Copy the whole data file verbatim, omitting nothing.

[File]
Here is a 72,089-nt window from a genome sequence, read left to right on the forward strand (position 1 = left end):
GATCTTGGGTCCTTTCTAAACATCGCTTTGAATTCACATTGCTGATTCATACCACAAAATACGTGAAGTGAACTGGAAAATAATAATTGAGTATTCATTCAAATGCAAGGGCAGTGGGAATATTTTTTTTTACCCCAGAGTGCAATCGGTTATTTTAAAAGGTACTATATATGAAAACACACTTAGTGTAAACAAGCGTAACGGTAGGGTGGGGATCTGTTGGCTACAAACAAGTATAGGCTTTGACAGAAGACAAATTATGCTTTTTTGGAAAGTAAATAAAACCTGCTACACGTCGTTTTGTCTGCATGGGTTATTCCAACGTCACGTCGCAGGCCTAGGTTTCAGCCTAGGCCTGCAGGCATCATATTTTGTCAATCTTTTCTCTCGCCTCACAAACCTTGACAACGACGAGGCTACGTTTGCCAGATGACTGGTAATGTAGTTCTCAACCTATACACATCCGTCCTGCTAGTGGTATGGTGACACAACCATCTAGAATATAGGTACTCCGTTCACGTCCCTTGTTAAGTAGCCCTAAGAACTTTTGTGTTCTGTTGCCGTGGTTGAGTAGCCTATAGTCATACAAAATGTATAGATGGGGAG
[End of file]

Here is a 72,089-nt window from a genome sequence, read left to right on the forward strand (position 1 = left end):
GATCTTGGGTCCTTTCTAAACATCGCTTTGAATTCACATTGCTGATTCATACCACAAAATACGTGAAGTGAACTGGAAAATAATAATTGAGTATTCATTCAAATGCAAGGGCAGTGGGAATATTTTTTTTTACCCCAGAGTGCAATCGGTTATTTTAAAAGGTACTATATATGAAAACACACTTAGTGTAAACAAGCGTAACGGTAGGGTGGGGATCTGTTGGCTACAAACAAGTATAGGCTTTGACAGAAGACAAATTATGCTTTTTTGGAAAGTAAATAAAACCTGCTACACGTCGTTTTGTCTGCATGGGTTATTCCAACGTCACGTCGCAGGCCTAGGTTTCAGCCTAGGCCTGCAGGCATCATATTTTGTCAATCTTTTCTCTCGCCTCACAAACCTTGACAACGACGAGGCTACGTTTGCCAGATGACTGGTAATGTAGTTCTCAACCTATACACATCCGTCCTGCTAGTGGTATGGTGACACAACCATCTAGAATATAGGTACTCCGTTCACGTCCCTTGTTAAGTAGCCCTAAGAACTTTTGTGTTCTGTTGCCGTGGTTGAGTAGCCTATAGTCATACAAAATGTATAGATGGGGAG